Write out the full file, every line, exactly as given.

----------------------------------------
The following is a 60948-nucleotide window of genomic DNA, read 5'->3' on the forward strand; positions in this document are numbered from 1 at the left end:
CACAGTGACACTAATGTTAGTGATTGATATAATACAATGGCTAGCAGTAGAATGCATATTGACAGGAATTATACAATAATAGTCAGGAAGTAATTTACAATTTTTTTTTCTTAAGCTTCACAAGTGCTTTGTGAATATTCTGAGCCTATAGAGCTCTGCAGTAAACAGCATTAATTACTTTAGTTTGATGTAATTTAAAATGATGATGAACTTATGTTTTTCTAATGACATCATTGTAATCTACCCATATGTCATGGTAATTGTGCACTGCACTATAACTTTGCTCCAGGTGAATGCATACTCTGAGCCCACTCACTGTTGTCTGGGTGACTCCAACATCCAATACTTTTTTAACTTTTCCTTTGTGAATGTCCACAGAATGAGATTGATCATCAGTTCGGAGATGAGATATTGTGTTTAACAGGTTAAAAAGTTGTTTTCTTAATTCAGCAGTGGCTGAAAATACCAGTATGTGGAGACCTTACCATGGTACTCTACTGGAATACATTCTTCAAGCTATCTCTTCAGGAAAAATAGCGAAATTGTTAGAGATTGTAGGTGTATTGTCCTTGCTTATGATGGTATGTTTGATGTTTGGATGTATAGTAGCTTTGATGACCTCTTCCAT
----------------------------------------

The following is a 60948-nucleotide window of genomic DNA, read 5'->3' on the forward strand; positions in this document are numbered from 1 at the left end:
CACAGTGACACTAATGTTAGTGATTGATATAATACAATGGCTAGCAGTAGAATGCATATTGACAGGAATTATACAATAATAGTCAGGAAGTAATTTACAATTTTTTTTTCTTAAGCTTCACAAGTGCTTTGTGAATATTCTGAGCCTATAGAGCTCTGCAGTAAACAGCATTAATTACTTTAGTTTGATGTAATTTAAAATGATGATGAACTTATGTTTTTCTAATGACATCATTGTAATCTACCCATATGTCATGGTAATTGTGCACTGCACTATAACTTTGCTCCAGGTGAATGCATACTCTGAGCCCACTCACTGTTGTCTGGGTGACTCCAACATCCAATACTTTTTTAACTTTTCCTTTGTGAATGTCCACAGAATGAGATTGATCATCAGTTCGGAGATGAGATATTGTGTTTAACAGGTTAAAAAGTTGTTTTCTTAATTCAGCAGTGGCTGAAAATACCAGTATGTGGAGACCTTACCATGGTACTCTACTGGAATACATTCTTCAAGCTATCTCTTCAGGAAAAATAGCGAAATTGTTAGAGATTGTAGGTGTATTGTCCTTGCTTATGATGGTATGTTTGATGTTTGGATGTATAGTAGCTTTGATGACCTCTTCCAT